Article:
Rethinking Holiday Dinner

I still remember the first Christmas when most of my family had become vegetarians. Suddenly my mother wasn't spending hours in the kitchen working on dinner. It may have been because she didn't have to prepare a turkey or because we had to figure out together what to make without the meat. Whatever, the reason, I remember that we actually got to spend some time together and have a yummy meal. I think there are a few lessons to be learned from that experience.

In my guest for ultimate awesomeness, I've compiled some helpful tips for making my holidays fun, cheap, eco-friendly, and less stressful. I've posted about gift-giving, and greeting cards, this third part is about the holiday meal.

Photo by basykes

Part 3: Rethinking Holiday Dinner

It's getting close, so if you're going to host and you haven't planned a date, menu or guestlist, it's a good idea to start with the people. Once you know who you want to be there, you can work on dates. Since it's the busy time of year, there's nothing wrong with having guests after the malls have stopped playing carols. After heading over to the families, I'd like to host my own gathering, the above and what follows are some things I'll keep in mind. 
First, remember that  less is more- While it's nice to have a big meal, you don't have to make every single dish you've ever cooked for one sitting. Your wallet, stomach, and dishes will thank you. The meal should be a time of abundance, more so in terms of conversation, joy, and connection, less so in terms of the kind that leaves you having to undo your belt.

What you do cook, prepare ahead of time if it's more convenient. Apples for a crisp, sweet potatoes for a curry, mushrooms for a stir-fry can all be cut and frozen for quite a while. I've saved these things for months to use when I'm strapped for time. I've also had some success with freezing cakes and cookies and that's a definite time saver. Even if you start the prep with only hours to go, try to get your ingredients earlier, it will save you time and stress if you can avoid hoards of last-minute shopper and avoid the risk that the grocer may be out of that ingredient you need.  

Photo by  theresac

If you're hosting several people, consider making it a potluck. Not only will it make the affair more affordable, but it will also be an opportunity to try new dishes and see others' traditions. To ensure that you don't end up with millions of cookies, consider asking people if they'd like to bring a main dish or a dessert and adjust what you prepare accordingly. If you feel uncomfortable having meat at the dinner, or have other food restrictions which you feel can be accomdated and won't endanger your life if they're not, mention these to the guests with a few suggestions. How well it goes over will depend on the crowd and the restriction, but it doesn't hurt to ask. It's your potluck so you should feel comfortable.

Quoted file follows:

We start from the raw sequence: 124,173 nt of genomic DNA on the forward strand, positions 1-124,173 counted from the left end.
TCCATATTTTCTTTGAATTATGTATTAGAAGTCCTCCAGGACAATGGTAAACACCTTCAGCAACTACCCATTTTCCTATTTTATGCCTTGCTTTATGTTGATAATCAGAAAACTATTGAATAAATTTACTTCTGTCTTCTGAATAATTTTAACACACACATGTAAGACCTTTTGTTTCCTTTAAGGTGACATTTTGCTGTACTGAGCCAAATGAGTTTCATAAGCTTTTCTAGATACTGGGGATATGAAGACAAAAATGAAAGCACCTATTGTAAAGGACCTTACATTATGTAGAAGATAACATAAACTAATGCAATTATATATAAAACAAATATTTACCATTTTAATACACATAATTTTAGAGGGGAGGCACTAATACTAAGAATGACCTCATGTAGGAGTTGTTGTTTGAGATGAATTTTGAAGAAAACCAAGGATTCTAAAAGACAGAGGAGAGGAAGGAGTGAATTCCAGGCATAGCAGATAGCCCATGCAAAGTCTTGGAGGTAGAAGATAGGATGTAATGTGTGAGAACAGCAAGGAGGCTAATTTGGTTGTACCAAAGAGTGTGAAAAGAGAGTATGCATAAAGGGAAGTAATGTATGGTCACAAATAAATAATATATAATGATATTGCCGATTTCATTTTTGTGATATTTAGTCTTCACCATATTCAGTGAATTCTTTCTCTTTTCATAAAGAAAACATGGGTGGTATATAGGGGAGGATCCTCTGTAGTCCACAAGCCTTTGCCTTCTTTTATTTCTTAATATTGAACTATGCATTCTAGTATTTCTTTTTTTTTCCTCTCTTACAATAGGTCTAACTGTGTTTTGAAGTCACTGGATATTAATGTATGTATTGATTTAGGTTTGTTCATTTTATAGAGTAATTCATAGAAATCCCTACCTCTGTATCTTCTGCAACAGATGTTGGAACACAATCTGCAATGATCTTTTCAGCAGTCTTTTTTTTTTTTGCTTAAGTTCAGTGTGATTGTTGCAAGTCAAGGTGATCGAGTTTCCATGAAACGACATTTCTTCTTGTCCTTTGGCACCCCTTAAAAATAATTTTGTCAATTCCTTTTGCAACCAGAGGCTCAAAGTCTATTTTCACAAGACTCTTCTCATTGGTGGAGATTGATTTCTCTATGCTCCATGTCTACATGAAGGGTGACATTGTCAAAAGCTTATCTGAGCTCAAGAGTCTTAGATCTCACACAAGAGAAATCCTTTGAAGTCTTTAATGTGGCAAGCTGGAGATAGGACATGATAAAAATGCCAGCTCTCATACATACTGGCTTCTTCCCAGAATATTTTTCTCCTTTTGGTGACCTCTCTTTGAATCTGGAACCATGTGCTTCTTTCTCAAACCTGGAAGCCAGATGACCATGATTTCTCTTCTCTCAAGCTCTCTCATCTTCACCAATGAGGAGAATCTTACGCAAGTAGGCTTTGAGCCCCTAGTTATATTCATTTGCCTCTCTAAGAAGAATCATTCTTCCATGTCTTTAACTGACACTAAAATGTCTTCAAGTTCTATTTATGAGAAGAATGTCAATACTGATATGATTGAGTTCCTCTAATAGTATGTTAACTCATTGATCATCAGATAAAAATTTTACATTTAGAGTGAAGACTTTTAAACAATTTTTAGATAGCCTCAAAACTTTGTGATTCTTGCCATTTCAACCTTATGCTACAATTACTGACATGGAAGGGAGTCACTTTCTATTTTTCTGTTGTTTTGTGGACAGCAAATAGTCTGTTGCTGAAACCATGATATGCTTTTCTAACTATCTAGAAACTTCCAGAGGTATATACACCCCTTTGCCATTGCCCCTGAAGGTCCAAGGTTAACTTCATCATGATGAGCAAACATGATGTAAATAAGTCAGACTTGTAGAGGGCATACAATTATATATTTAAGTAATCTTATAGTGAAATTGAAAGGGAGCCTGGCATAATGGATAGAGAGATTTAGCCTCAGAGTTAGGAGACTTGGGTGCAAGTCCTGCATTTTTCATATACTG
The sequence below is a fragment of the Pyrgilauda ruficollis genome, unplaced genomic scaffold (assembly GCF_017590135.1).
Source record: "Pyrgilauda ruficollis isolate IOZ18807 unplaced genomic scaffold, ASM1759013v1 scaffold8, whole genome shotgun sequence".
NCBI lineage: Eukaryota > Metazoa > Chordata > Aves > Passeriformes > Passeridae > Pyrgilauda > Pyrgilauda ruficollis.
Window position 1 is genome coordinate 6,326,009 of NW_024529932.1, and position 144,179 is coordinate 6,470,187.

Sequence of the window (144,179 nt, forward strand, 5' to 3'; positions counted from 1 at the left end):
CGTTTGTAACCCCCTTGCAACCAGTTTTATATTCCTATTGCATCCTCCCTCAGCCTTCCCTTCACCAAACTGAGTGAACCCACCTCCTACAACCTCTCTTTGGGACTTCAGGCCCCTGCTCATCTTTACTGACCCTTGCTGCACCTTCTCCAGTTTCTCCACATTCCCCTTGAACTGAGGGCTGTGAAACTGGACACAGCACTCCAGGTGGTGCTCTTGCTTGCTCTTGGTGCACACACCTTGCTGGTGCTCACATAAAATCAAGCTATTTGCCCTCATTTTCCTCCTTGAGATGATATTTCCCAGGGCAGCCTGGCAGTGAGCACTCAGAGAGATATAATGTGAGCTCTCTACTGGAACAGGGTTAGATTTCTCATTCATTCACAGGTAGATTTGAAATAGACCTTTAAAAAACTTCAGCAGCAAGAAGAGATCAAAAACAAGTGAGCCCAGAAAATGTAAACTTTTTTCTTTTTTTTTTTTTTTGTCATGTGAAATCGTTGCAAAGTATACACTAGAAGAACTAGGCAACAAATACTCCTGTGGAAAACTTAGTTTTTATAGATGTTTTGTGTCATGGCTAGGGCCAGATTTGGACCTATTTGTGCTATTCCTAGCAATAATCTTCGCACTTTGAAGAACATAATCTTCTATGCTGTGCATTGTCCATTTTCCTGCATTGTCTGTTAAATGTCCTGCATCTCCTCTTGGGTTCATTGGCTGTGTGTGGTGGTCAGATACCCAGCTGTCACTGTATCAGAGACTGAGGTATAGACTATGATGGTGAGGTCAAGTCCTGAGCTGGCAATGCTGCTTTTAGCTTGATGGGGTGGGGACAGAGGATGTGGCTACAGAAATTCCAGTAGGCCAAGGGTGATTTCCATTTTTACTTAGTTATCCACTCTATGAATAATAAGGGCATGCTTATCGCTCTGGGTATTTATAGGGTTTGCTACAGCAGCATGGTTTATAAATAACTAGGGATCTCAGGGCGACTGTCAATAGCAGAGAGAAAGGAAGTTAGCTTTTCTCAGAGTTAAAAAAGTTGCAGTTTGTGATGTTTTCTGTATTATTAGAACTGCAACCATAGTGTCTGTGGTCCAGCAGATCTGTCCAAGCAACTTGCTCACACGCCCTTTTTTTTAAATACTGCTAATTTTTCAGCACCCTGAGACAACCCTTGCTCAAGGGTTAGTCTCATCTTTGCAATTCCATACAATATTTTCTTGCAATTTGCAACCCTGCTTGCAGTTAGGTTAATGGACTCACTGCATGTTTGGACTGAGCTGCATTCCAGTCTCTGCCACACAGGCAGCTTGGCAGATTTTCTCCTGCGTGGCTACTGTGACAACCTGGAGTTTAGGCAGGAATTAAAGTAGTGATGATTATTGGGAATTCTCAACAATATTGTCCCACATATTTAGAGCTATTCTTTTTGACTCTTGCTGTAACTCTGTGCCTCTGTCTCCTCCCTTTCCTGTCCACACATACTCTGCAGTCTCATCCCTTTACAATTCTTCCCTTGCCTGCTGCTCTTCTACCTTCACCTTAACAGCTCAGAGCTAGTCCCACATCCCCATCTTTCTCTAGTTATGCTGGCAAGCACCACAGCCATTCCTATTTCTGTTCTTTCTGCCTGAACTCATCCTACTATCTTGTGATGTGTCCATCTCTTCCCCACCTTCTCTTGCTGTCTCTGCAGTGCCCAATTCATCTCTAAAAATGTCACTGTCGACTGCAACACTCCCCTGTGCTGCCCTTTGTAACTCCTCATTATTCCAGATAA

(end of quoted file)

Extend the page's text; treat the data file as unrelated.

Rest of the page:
Even if it's just the usual gang around, asking for help has never been cooler than when there's a lot of stuff to do. I think it should be a family affair and everyone can help by contributing different dishes or preparing different parts of the meal. It's not only practical, but I love cooking with others. I learn new things, get better at working together, and have room for interesting conversations. If someone's really not skilled in the kitchen and doesn't want to give it a shot, there's always dishes to be washed, tables to be set, and other chores to be done.

Photo by Rachel Tayse

Consider adding more vegetables or even going meatless for the occasion. Vegetables are affordable and can be made into everything from soups to curries to patties to casseroles and more.  They also don't require the same preparation precautions that raw meat does, which makes it easier for everyone to get involved with the prep.  In my experience, preparing a turkey is a long affair, so if you do opt for meat, and the time stresses you out, consider something you find easier to prepare. No one said you must have turkey.  It's your holiday, don't stress yourself out.

How do you make your special meals work for you?  Leave a comment, I'd love to hear about it. 

Don't forget to subscribe. Coming up next- asking for help (a useful skill this time of year and always).


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